• Profession

  • Hobbies

  • Etc.

A competitive analysis is also needed to show you what other businesses are doing and what their strengths are. What do successful competitors do? Why does it work? Can you do it better?


Here is a simple process on how you can analyze your competition:


- Profile Your Competitors: Develop a basic profile of each of your current competitors.

and answer these questions about each one:

· What are their products and/or services?

· How do you compare your products and/or services with theirs?

· What are their main goals? What are they trying to achieve?


- What marketing strategies do they use? Look at their advertising, public relations, etc.

· How can you take market share away from their business?


- What are their strengths?


- What are their weaknesses?

It is also a good time to place your SWOT Analysis in this part of your Business Plan.

SWOT is an acronym that stands for Strengths, Weaknesses, Opportunities, and Threats.

SWOT analysis is a strategic planning technique that enables you to assess your core strengths, weaknesses, opportunities, and threats.

Here is a simple process on how you can conduct your SWOT analysis:

Before starting, keep in mind: Strengths and Weaknesses are “internal” factors and depend on “your” existence and activities. They arise from situations inside your organization.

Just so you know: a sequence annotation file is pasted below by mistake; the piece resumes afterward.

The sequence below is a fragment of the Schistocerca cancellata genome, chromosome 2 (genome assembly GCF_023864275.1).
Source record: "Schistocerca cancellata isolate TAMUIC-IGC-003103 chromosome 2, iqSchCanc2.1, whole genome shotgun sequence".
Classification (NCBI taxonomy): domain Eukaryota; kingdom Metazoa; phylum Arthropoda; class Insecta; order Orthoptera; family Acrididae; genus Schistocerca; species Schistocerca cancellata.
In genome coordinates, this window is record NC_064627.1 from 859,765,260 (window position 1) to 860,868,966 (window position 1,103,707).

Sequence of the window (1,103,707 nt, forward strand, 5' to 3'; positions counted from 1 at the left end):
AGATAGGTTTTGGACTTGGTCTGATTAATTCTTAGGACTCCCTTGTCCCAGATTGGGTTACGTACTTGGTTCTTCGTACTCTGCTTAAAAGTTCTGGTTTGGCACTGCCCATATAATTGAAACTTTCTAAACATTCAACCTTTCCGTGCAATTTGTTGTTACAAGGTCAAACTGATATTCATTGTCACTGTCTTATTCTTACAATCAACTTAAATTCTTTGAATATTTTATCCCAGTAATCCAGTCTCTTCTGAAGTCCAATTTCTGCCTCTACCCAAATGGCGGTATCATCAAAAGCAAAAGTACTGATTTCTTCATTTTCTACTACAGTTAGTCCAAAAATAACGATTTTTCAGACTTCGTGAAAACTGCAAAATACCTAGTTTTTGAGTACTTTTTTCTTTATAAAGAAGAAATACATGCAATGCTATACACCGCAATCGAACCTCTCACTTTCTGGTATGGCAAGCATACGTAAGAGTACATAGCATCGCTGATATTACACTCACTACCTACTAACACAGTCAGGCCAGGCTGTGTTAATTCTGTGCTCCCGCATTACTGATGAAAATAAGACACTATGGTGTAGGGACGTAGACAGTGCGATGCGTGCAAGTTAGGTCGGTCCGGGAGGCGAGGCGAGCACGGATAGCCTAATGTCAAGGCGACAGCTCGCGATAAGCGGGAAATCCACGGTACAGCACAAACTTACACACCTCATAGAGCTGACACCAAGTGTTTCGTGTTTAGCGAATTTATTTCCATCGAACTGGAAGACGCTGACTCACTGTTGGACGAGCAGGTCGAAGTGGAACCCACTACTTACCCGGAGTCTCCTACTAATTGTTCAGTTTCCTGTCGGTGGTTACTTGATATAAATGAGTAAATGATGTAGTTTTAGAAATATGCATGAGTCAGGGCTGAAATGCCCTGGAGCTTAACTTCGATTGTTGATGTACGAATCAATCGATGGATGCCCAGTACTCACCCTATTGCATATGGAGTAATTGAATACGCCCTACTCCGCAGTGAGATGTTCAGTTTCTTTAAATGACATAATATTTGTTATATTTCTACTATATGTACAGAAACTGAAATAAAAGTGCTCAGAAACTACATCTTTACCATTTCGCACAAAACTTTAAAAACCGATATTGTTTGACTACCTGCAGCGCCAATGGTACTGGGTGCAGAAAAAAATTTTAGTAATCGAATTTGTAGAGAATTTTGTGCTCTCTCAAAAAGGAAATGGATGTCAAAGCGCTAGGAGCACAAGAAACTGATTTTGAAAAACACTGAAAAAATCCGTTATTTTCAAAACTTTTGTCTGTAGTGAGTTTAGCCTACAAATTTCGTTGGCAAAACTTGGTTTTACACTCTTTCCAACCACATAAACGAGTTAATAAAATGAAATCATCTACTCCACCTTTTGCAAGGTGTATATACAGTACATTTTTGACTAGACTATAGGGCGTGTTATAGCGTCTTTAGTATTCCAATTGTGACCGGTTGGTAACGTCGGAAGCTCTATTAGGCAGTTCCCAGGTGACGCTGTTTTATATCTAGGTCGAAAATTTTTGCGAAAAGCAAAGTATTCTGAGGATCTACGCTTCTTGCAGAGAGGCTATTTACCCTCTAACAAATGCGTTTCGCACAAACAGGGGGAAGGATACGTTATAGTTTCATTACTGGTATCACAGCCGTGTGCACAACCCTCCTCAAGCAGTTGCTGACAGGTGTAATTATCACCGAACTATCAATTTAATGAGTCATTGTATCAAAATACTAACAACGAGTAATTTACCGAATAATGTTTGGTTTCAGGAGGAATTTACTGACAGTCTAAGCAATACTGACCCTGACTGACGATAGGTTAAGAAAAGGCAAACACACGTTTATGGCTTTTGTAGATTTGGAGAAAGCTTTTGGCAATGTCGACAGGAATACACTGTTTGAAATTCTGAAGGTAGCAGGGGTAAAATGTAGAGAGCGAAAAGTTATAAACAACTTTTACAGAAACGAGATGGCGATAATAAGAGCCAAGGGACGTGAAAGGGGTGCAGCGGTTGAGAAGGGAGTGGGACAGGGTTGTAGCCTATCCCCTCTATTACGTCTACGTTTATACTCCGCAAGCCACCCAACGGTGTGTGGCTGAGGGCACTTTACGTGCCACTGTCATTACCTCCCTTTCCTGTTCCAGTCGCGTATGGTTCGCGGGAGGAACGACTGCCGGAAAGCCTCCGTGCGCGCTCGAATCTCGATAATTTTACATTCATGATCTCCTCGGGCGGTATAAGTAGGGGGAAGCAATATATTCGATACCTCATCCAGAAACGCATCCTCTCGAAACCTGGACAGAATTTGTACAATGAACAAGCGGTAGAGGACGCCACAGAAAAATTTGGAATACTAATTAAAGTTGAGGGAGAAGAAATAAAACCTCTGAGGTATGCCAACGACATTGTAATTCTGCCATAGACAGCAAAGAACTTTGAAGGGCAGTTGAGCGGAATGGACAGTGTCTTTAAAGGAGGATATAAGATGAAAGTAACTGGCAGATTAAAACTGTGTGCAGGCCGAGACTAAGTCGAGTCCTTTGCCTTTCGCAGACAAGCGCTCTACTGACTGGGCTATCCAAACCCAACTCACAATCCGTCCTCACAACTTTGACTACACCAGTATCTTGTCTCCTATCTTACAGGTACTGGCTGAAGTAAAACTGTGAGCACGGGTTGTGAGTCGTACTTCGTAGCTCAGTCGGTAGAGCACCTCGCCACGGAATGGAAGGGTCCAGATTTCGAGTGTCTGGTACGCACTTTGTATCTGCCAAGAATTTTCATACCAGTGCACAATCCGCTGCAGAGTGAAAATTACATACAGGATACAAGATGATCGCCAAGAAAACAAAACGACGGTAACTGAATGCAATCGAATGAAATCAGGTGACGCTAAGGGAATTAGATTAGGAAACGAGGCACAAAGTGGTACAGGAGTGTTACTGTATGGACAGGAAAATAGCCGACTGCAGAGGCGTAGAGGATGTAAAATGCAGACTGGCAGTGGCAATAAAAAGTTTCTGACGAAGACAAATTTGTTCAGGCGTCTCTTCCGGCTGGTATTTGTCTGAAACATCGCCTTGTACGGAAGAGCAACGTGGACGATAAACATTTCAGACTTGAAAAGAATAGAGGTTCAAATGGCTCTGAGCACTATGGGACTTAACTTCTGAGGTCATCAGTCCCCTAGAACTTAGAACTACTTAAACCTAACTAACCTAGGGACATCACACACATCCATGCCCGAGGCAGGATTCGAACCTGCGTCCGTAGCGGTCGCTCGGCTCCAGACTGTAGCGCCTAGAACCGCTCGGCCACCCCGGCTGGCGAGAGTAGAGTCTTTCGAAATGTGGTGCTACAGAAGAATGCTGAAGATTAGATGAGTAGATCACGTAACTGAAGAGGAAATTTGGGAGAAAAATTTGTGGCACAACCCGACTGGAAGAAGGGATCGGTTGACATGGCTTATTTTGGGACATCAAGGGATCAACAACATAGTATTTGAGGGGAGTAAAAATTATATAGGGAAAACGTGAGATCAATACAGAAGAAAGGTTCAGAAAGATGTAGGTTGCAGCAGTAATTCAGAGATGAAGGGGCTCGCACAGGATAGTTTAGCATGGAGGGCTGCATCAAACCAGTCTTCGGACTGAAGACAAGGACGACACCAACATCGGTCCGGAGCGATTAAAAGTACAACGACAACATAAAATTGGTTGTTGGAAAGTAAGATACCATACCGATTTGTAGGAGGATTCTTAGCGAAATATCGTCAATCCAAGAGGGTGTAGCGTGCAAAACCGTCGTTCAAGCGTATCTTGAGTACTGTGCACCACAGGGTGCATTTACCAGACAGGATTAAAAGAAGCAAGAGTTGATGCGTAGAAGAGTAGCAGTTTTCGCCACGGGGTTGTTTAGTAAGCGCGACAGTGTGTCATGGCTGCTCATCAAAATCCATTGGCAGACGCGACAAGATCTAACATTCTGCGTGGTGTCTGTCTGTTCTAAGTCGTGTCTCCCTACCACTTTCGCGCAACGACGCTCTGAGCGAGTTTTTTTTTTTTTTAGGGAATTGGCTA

Opportunities and Threats are “external” factors which are independent from your existence and activities. They arise from situations outside your organization.

- List your business's strengths: Strengths are things that your organization does particularly well, or in a way that distinguishes you from your competitors. It can be price or cost advantages, location of your business, your product/service quality, employees, capital, credit, existing customers, distribution channels, etc.


- List your business's weaknesses: List things in your business that you consider to be weaknesses (that put your business at a disadvantage to others). Weaknesses can include increased costs, limited resources, absence of new products or clients, lack of expertise, lack of intellectual property, declining market share, poor location,etc.


- List potential opportunities for your business: List possible external opportunities for your business. Define what opportunities are open to you and what trends you can take advantage of. Finally, discuss on how you can turn your strengths into opportunities.